Mountain knives have remarkable memories. A new study explains why

Food-storing mountain clams have some of the best spatial memory abilities in the animal kingdom.
Provided / Vladimir Pravosudov

RENO, Nevada — Have you lost your keys? Have you lost your glasses? Do you no longer remember where you parked the car? Maybe you wish you had the memory of a mountain tit.

In the warmer months, these half-ounce birds, with brains slightly larger than a pea, hide tens of thousands of food items such as seeds in tree bark, in lichens and crevices on the tree branches across the mountains. When winter arrives, they can remember the exact locations of their caches, a skill that helps them survive the bitter cold and deep snow.

In a new study published April 17 in the journal Current Biology, researchers from the University of Nevada, Reno and CU Boulder identify nearly a hundred genes related to birds’ spatial memory, or the ability to remember the locations of objects. The article also suggests that there may be a possible trade-off between having a solid long-term memory and being able to quickly abandon old memories to form new ones.

The findings could help biologists better understand the evolution of spatial memory in animals, including humans.

Vladimir Pravosudov is a professor of biology at the University of Nevada, Reno, and has been studying chickadees in the Sierra Nevada for 25 years.

“Using a field system for testing spatial learning in wild bird memory that we have used for many years, we worked with collaborators to find out which genes might influence how well a chickadee can learn spatial locations and remember,” Pravosudov said.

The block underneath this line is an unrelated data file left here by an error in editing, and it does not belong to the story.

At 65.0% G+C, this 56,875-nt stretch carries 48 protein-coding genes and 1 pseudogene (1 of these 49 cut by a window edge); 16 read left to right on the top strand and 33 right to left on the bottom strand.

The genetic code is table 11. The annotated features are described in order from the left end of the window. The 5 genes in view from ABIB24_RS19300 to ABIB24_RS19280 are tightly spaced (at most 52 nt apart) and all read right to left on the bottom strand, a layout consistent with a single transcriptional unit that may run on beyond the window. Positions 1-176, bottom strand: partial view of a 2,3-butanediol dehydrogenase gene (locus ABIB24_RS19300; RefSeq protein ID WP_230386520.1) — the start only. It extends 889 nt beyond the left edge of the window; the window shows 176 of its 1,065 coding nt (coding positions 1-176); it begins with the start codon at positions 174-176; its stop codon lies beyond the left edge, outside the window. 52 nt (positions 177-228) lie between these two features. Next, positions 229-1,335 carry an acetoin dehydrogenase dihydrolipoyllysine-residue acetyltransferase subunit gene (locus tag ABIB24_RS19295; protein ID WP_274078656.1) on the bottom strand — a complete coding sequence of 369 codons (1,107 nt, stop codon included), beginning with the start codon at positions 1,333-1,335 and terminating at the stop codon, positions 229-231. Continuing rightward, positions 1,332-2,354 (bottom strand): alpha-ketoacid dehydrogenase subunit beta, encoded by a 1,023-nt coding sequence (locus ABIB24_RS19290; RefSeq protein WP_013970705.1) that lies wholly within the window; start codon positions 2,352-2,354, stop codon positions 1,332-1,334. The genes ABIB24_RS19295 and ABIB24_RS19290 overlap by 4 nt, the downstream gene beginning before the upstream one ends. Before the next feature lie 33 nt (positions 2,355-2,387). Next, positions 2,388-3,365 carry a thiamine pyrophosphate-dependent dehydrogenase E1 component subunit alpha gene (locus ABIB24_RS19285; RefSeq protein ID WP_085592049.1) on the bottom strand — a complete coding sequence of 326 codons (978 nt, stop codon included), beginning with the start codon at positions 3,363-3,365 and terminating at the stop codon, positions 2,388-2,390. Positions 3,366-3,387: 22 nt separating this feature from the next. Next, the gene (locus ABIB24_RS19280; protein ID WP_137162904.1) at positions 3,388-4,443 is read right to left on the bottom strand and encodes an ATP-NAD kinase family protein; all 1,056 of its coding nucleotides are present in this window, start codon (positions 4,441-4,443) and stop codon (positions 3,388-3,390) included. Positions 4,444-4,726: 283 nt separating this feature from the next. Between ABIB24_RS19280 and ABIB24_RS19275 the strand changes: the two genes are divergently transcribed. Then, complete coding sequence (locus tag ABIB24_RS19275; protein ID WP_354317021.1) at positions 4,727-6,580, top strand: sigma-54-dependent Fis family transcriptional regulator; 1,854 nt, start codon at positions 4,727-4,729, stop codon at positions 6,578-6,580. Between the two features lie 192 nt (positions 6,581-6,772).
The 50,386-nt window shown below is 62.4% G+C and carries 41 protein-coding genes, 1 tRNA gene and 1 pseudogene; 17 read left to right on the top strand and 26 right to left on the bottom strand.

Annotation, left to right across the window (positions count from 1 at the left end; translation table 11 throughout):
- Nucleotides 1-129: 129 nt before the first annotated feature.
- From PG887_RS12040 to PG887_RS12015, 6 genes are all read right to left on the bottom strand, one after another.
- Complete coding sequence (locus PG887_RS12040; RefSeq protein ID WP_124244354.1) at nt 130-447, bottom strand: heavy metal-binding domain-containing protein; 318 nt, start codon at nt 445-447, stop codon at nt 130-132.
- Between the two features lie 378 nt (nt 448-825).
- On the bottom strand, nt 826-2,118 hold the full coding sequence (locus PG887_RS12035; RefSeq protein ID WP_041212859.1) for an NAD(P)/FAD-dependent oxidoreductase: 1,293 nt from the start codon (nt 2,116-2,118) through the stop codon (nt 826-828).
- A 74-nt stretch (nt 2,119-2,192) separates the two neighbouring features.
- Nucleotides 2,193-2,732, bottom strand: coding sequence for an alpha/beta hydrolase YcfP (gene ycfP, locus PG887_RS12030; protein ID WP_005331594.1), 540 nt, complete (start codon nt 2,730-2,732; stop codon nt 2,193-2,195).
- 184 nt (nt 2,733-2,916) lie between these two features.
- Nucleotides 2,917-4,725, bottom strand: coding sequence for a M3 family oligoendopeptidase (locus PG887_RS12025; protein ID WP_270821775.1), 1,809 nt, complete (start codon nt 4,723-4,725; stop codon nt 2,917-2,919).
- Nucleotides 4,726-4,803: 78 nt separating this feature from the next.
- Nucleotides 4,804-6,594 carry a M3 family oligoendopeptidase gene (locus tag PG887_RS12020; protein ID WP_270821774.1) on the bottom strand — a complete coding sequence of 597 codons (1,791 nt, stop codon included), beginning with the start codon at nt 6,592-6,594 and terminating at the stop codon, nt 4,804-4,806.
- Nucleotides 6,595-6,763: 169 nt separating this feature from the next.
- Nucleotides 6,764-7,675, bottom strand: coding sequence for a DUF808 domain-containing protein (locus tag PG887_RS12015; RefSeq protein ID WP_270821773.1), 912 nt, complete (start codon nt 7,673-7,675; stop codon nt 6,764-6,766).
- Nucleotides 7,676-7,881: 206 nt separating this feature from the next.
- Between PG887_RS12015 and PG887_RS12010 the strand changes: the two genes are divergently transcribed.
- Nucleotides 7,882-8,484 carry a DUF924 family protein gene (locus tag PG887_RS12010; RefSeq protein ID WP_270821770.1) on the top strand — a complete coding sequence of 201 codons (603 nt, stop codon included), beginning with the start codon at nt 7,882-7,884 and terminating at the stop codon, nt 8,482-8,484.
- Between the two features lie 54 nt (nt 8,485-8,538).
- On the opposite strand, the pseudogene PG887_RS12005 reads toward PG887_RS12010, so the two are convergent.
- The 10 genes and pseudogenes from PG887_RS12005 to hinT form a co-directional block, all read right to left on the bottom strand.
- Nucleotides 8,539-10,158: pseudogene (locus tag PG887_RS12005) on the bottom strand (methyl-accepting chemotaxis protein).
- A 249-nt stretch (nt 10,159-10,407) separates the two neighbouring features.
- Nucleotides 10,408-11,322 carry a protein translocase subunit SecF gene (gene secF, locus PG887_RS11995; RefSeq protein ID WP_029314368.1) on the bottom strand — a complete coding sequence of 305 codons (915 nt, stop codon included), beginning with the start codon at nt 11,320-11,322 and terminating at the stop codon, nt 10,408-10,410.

To evaluate the spatial memory of wild mountain tits, Pravosudov’s team designed a smart test. They put up multiple feeders, each containing eight bird feeders with seeds in the Sierra Nevada mountains. Each feeder has a port with a radio frequency reader that can detect a tag that researchers have placed on chickadees. The team then programmed each of the eight gates to open only for certain birds, so the chickadees had to remember the location of the correct feeders that would open for them.

Pravosudov and his team then measured the birds’ spatial memory by counting how many times each chickadee landed on the wrong feeders before retrieving the right one. Birds with better spatial memory have a lower error rate.

Using blood samples, the CU Boulder team also sequenced the complete genomes of 162 tagged chickadees that were tested for their spatial learning and memory abilities using the smart feeder arrays, creating the largest dataset ever collected for the evaluating the genetic basis of the cognitive ability of tits. . By comparing the birds’ genomes to their performance on the feeder test, the team identified 97 genes linked to chicks’ spatial learning and memory. Birds with specific genetic variants of these genes made fewer incorrect attempts before arriving at the designated feeders, compared to birds without them.